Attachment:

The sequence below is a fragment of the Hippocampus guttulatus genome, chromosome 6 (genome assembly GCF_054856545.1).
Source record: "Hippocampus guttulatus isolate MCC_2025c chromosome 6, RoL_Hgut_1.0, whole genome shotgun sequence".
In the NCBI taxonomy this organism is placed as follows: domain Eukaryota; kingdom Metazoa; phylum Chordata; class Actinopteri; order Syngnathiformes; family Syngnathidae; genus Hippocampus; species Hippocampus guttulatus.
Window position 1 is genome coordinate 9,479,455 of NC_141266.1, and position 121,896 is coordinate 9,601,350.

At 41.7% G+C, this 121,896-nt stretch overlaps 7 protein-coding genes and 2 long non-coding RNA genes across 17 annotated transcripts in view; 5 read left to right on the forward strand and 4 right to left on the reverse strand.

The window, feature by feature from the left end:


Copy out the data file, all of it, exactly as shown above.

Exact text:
The sequence below is a fragment of the Hippocampus guttulatus genome, chromosome 6 (genome assembly GCF_054856545.1).
Source record: "Hippocampus guttulatus isolate MCC_2025c chromosome 6, RoL_Hgut_1.0, whole genome shotgun sequence".
In the NCBI taxonomy this organism is placed as follows: domain Eukaryota; kingdom Metazoa; phylum Chordata; class Actinopteri; order Syngnathiformes; family Syngnathidae; genus Hippocampus; species Hippocampus guttulatus.
Window position 1 is genome coordinate 9,479,455 of NC_141266.1, and position 121,896 is coordinate 9,601,350.

At 41.7% G+C, this 121,896-nt stretch overlaps 7 protein-coding genes and 2 long non-coding RNA genes across 17 annotated transcripts in view; 5 read left to right on the forward strand and 4 right to left on the reverse strand.

The window, feature by feature from the left end: